FINAL 'AFTER' PHOTOS REVEALED AT THE END OF THE POST!
If you've read about The Pink House's current kitchen, you'll know it's one of the rooms we haven't really changed that much since buying our house more than five years ago. Kitchen renovations are rather daunting - ripping the old one out and replacing it is bound to cost mega bucks, as well as being a massive disruption to family life. I for one had no desire to be microwaving my tea in the hallway, feeding the kids cold baked beans in their bedrooms or mustering up a Pot Noodle in the play room, much as I love a Chicken & Mushroom.
So we did the minimum: tore up the black floor tiles to reveal the original wooden floorboards, painted the walls, changed the lighting and added a Smeg fridge. But the bulk of the kitchen - the granite work surface, the cupboards, the range cooker (which I didn't even know how to turn on until nearly four years of living here) - we left untouched.
But the fact remained: our kitchen was just a bit too...kitcheny. As the room is now open-plan to the living room, the slightly grubby laminate cupboards (they look nice and white in Susie's shiny photo above, but don't be fooled) weren't really doing it for me. And although I appreciated the Pink House Husband swapping the existing unpleasant handles for others that were unpleasant in a different way, it didn't quite solve the problem.
So what to do? How to bring the kitchen up to standard, without months of domestic hell and spending a fortune? The answer came - as answers so often do - in the shape of Mick Hucknall, AKA my amazing painter and decorator Paul Sutherland, who, with his mop of strawberry blond hair, is a dead ringer for the Simply Red singer. So much so that he even gets pestered for Simply Red selfies on occasion.
It's not just his looks that make Paul more than your average tradesman; it's his attitude. Paul doesn't say that something unconventional can't be done just because a) it's a bit tricky, or b) he hasn't done it before and can't be bothered to work it out. Nope, Paul is a perfectionist and always up for a challenge, making him the perfect person to come to The Pink House's aid.
Of course, I had an idea of how I wanted the kitchen to look (i.e. I obsessed about it hourly for about six months), and showed Paul the Pinterest inspo pics below.
Essentially, I wanted the bottom cabinets to be dark, and the wall-mounted cupboards to be paler, so they didn't feel so heavy. I was keen to keep the black granite work surface, and I wanted the whole effect to be that of a bespoke kitchen which had been pieced together, instead of bought as a job-lot from IKEA. I also wanted it to feel less clinical and more living room-y. And I needed some gold bling.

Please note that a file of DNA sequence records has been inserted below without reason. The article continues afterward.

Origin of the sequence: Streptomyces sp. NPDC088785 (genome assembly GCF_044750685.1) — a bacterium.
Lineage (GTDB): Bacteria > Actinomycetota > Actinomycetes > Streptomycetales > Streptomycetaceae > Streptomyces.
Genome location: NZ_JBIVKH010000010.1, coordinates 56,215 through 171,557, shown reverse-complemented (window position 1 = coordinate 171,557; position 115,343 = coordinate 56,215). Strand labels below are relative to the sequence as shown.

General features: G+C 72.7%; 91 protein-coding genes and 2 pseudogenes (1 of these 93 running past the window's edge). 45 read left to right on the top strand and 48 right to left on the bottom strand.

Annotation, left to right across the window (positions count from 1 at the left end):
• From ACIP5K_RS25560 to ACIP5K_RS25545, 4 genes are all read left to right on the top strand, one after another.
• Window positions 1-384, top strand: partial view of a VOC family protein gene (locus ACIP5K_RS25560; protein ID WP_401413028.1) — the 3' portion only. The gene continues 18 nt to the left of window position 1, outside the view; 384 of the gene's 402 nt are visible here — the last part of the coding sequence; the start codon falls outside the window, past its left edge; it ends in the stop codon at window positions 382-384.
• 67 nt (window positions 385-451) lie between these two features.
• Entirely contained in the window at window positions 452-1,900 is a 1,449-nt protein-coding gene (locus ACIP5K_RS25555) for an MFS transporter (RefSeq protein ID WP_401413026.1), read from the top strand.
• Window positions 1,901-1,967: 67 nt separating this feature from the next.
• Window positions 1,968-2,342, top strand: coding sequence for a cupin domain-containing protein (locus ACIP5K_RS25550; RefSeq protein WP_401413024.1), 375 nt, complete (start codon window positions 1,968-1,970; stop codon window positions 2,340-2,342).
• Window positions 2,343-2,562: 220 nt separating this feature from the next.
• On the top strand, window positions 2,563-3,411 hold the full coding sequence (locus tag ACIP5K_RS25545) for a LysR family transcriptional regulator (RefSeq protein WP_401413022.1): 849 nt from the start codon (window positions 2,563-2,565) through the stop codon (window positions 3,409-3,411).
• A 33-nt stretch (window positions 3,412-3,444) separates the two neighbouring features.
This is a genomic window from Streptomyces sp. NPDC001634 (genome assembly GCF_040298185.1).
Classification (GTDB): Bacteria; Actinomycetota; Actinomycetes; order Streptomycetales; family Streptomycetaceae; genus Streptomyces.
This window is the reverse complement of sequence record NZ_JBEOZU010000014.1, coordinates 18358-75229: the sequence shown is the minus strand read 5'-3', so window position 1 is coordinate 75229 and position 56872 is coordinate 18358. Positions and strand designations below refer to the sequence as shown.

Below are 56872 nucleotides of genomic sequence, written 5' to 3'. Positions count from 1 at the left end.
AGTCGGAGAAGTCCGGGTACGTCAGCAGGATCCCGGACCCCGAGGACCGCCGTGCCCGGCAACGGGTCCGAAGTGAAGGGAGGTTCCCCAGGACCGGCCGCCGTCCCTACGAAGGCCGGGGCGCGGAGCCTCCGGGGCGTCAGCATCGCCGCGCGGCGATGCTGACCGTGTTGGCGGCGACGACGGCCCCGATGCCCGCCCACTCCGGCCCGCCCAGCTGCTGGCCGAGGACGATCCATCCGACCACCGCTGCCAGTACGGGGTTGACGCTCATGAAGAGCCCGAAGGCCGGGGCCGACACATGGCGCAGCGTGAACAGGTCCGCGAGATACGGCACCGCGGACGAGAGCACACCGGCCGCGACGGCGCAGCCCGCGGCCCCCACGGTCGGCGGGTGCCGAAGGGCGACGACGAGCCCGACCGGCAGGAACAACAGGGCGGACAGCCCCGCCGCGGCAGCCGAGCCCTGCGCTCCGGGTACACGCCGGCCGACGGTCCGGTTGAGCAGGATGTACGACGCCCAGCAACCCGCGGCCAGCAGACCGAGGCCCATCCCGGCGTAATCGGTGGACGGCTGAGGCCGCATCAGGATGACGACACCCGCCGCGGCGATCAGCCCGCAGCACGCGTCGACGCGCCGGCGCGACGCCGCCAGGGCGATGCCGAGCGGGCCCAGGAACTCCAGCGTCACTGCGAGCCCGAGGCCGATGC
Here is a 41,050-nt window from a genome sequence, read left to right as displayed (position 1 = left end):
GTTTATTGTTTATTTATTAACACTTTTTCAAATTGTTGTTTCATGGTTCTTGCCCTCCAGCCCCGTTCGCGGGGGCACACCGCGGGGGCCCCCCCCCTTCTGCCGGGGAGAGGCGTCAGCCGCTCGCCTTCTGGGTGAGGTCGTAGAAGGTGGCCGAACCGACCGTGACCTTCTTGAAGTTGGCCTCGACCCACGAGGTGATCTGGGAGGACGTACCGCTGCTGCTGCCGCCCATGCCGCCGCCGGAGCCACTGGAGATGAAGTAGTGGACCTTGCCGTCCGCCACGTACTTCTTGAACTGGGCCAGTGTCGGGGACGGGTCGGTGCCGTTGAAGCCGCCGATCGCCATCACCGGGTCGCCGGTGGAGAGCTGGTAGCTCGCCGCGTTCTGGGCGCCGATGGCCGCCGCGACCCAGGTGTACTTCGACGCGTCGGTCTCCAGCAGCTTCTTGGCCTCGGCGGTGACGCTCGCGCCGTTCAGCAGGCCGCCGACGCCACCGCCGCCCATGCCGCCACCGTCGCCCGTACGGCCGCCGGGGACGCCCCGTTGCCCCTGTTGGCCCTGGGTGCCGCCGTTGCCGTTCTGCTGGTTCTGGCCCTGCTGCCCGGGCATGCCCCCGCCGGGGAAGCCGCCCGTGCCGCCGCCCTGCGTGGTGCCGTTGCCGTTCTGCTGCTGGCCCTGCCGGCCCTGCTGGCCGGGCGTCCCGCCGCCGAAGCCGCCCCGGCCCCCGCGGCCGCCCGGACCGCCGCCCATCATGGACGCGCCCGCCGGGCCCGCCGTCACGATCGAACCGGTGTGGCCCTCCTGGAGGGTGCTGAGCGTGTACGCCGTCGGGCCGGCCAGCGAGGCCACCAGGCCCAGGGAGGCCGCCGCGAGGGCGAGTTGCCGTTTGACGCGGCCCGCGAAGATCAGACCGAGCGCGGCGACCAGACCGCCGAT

I also knew exactly what handles I was after, having drooled over the heavy metal hardware in Buster + Punch's rock-chic London showroom. The idea was for the handles to all be brass, and all from B+P, but slightly different in design, depending on where they were used. I wanted the T-Bar handles on the lower cabinets, fitted vertically; the Furniture Knobs on the upper cabinets; and the T-Bar/Plate on the drawers, fitted horizontally. We already have a Buster + Punch Hooked pendant lamp over the kitchen table, so I knew the hardware would go nicely.
I also knew which colours I was after - Farrow & Ball White Tie on the wall cabinets (to match the woodwork throughout the open-plan kitchen), and Railings on the lower cabinets and drawers. I wanted a matt finish; our front door is Railings and I love the soft, greyish-black chalky effect, and the way the dark shade helps bright colours sing out.
"No problem," said Paul. "Here's what I'm going to do..." See below for Paul's 5-Step plan, in case you fancy trying something similar with your kitchen...
Painter Paul's 5-Step Plan for Painting Laminate Cupboards
1) "Remove existing handles and fill the holes"
2) "Clean the cupboard doors with soap and water, then give them a good rub with meths so they're really sparkling"
3) "Sand the doors very lightly with sandpaper"
4) "Next I use a special 'grip primer' that sticks to any surface with minimal prep work. I like this primer from Valtti, which I get made up to match the colour of the top coat as closely as possible"
5) "At this stage I could apply two coats of Farrow & Ball Railings estate eggshell. However, I reckon it'll be more kid-proof if I use this Valtti topcoat - Helmi Decorative Paint - in a similar grey-black, in a semi-matt finish. You can use this paint on a wide range of interior surfaces, either in gloss or semi-matt, and it's hard wearing and easily cleaned"
And that's it! After three days of Paul's prepping, priming and painting, and our joiner spending a couple of hours fitting the handles, our kitchen was transformed - and looked amazing. It was exactly how I'd imagined, but much cheaper and quicker than ripping out the existing kitchen and starting again. Oh, and if you fancy getting Edinburgh-based Paul to help with your home renovation (he's a dab hand at wallpaper too), you can reach him on firstname.lastname@example.org.
So do you want to see what The Pink House kitchen looks like now? Do you? Oh go on then! Here, finally, are the 'After' photos the fabulous Susie Lowe took of the finished room: